Once again in the days before the backdoor, Meath went into the Leinster final of 1997 as raging hot favourites. Not only were they defending All-Ireland Champions, they had already beaten the Dubs and victory in a three-game epic with Kildare proved their Championship credentials still stood up for the 1997 season. No county revels in the role of underdog better than Offaly, however, and despite having not won a Leinster title since they were All-Ireland Champions themselves way back in 1982, they went into the match under Tommy Lyons with a quiet confidence. A three-goal burst gave Offaly a stunning victory and a first Leinster title in 15 years.

Waterford v Tipperary

Munster Hurling final 2002

Tipp had gone back to the summit of hurling the previous September when they won a thrilling All-Ireland over Galway so when they made it to the Munster final of 2002 and found themselves facing Waterford, not many gave the Deise much of a chance. After all it had been 39 years since they had last won a Munster Championship. Ken McGrath gave a virtuoso performance cementing his place in Waterford hurling folklore forever more with seven points from play and Waterford under Justin McCarthy had dethroned the All-Ireland champions.

Wexford v Kilkenny

Leinster Hurling semi-final 2004

If ever there was an upset this was it when Wexford ended Kilkenny’s six-year reign as Leinster champions. Kilkenny were back to back All-Ireland Champions and in search of three in succession. A tight contest was decided in the dying moments, when Kilkenny, a point up, failed to make a clearance when centre back Peter Barry was blocked down my Michael Jacob and he promptly dispatched the ball to the Kilkenny net. It gave Wexford one of their most famous victories on a final score line of 2-15 to 1-16 and the Bob O’Keefe Cup headed to the sunny south east for the first time since 1997.

Fermanagh v Armagh

All-Ireland Football quarter-final 2004

Fermanagh were one of the major beneficiaries of the qualifiers and in 2004 in Charlie Mulgrew’s second season in charge, they went on another charge through the backdoor. Having already beaten Meath, Cork and Donegal, they met their near neighbours Armagh in the quarter-final and this is where a serious halt was expected to be called to their gallop. Armagh were Ulster Champions with a star-studded line-up which included some household names like McGeeney, McConville and McNulty, yet Fermanagh defied all of the odds and pulled off one of the shocks of the summer. Tom Brewster struck with a late winner and dump one of the favourites for Sam out of the Championship.

Galway v Kilkenny

All-Ireland Hurling semi-final 2005

Having lost the All-Ireland final to Cork the previous year, Kilkenny were hotly-fancied to make it back to the decider to avenge that defeat but first had to get over the challenge of Galway who were appearing in their first semi-final since the two counties had met at the penultimate stage in 2001. The goal fest that ensued caught most by surprise as Kilkenny were hit for five which included a Niall Healy hat-trick and set the Tribesmen up for an astonishing victory on a final score line of 5-18 to 4-18.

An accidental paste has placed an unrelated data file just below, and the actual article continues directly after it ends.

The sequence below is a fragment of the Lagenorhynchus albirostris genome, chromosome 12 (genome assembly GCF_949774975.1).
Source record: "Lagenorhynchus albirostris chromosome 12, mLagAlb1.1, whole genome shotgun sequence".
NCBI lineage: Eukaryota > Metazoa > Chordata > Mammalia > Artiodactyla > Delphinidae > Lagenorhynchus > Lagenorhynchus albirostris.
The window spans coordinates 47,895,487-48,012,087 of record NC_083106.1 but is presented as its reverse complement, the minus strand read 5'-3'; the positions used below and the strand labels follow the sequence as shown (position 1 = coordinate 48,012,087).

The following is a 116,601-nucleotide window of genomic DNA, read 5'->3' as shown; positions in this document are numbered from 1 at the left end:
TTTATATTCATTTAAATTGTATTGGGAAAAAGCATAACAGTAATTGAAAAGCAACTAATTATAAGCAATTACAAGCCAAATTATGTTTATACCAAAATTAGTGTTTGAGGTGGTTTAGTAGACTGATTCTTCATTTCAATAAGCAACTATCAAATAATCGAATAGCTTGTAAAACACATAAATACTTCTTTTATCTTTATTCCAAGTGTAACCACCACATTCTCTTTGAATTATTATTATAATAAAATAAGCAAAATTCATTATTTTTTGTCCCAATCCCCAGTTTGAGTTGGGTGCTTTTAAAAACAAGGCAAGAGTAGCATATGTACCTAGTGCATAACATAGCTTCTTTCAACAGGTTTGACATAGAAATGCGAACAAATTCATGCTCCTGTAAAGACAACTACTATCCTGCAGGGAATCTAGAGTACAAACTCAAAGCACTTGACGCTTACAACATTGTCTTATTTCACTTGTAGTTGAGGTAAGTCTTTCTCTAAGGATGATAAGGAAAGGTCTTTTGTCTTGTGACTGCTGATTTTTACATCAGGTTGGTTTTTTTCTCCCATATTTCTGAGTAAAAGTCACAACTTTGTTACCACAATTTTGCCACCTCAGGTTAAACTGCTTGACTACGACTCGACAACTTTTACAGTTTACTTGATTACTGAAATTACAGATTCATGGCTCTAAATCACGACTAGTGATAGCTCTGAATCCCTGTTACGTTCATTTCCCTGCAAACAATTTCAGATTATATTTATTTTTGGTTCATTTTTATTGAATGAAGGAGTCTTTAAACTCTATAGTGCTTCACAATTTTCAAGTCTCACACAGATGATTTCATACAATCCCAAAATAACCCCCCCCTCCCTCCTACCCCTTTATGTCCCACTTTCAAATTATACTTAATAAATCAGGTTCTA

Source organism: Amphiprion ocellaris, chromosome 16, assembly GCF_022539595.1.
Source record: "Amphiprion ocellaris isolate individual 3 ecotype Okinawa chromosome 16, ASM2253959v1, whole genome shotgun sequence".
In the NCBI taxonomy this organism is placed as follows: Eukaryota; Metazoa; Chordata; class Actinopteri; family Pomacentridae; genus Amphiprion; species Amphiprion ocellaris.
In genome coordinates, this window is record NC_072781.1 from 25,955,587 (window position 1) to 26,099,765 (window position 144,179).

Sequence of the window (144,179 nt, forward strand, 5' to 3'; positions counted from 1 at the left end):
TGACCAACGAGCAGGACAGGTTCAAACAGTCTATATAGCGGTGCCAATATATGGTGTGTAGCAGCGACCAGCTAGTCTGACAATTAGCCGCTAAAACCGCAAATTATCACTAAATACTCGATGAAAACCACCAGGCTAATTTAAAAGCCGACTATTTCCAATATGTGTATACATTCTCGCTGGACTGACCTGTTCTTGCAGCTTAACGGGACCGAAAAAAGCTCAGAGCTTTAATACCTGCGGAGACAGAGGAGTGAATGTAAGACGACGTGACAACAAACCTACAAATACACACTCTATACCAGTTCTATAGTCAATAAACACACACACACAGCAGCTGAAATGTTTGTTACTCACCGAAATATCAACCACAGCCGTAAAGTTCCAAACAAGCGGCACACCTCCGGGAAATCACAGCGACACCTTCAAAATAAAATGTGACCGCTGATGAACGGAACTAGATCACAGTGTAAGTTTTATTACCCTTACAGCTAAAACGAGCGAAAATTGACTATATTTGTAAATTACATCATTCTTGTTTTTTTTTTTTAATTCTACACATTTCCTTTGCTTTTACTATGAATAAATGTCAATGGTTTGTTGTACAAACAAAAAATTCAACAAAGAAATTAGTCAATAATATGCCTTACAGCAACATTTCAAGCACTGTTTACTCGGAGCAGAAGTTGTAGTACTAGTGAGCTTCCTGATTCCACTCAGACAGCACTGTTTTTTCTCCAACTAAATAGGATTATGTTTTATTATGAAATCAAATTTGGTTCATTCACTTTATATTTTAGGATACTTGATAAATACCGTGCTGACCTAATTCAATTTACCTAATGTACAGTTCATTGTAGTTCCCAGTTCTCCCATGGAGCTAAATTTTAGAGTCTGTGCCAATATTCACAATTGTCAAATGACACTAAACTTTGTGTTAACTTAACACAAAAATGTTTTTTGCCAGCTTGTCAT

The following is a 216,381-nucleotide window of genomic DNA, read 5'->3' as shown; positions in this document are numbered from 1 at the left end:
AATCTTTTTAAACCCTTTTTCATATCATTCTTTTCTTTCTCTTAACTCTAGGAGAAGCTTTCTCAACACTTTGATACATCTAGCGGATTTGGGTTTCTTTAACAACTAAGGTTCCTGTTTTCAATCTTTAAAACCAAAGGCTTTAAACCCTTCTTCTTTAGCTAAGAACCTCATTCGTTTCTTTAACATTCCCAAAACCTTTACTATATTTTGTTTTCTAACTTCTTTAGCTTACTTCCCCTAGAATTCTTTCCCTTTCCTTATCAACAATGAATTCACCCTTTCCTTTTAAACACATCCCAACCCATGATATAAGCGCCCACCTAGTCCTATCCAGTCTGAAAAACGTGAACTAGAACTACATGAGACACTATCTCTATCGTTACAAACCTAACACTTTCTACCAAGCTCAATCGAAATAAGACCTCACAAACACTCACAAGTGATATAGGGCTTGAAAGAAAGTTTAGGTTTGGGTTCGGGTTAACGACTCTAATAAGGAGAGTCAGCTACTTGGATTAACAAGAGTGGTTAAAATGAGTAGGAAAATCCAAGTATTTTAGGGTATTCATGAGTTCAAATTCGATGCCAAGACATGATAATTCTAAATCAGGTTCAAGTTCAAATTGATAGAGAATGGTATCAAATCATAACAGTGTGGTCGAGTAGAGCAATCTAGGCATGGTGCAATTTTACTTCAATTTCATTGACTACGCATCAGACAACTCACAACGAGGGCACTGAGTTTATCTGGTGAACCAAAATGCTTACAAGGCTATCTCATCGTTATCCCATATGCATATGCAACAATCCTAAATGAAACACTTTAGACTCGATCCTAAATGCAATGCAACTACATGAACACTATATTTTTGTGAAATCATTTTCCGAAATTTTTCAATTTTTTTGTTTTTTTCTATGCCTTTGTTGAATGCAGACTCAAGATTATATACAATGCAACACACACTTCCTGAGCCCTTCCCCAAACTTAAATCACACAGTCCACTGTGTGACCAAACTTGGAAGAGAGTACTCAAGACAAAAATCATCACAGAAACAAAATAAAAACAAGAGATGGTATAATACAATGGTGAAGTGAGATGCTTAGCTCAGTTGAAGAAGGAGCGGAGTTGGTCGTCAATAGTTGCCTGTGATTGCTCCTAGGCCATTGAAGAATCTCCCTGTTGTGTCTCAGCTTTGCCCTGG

Sligo v Galway

Connacht Football final 2007

Sligo had not won a Connacht title since 1975 when they began the 2007 campaign under Tommy Breheny. With Galway and Mayo on the opposite side of the draw a chance to at least make the final presented itself but when they were paired with Galway in the decider, they were given little chance. The game ebbed and flowed with neither team able to pull away it took a moment of magic from Eamonn O’Hara, a corker of a goal, to be the difference. Sligo won by the merest of margins on a score line of 1-10 to 0-12 and O’Hara had a much coveted Connacht Championship medal, a career in service to the Yeats County so richly deserved.

Limerick v Waterford

All-Ireland Hurling semi-final 2007

These two had met in the Munster final earlier that summer and Justin McCarthy’s side had prevailed on the back of an inspired performance from Dan ‘The Man’ Shanahan. Waterford had beaten Cork in a replayed quarter-final only the week before and were expected to make a first All-Ireland final since 1963. Limerick, meanwhile, came in to the game very much the rank outsiders and given little hope of upsetting the odds. Limerick banged in five goals with Andrew O’Shaugnessy, Donie Ryan and Brian Begley in superb form and Waterford were dumped out of the All-Ireland Championship at the semi-final stage once again.

Down v Kerry

All-Ireland Football quarter-final 2010

A low key quarter-final with a small attendance wasn’t exactly the place we expected Kerry, the defending All-Ireland champions, to make their exit in the Championship of 2010. That’s exactly what happened with the Red and Black jerseys of Down arriving into Croke Park with a sprightly spring in their step to catch Kerry completely on the hop. Down whipped up a storm from the off and Mark Poland’s goal after barely 52 seconds on the clock set down an early marker from which the Kingdom struggled to recover. A fully deserved six-point victory on the day preserved their unbeaten Championship record against Kerry and gave the Mourne Men the shock of the summer.

And finally you can decide if a game we do not have listed merits inclusion.

So get your suggestions in here and see if it makes the Top 10 which we will countdown on The Sunday Game 2013.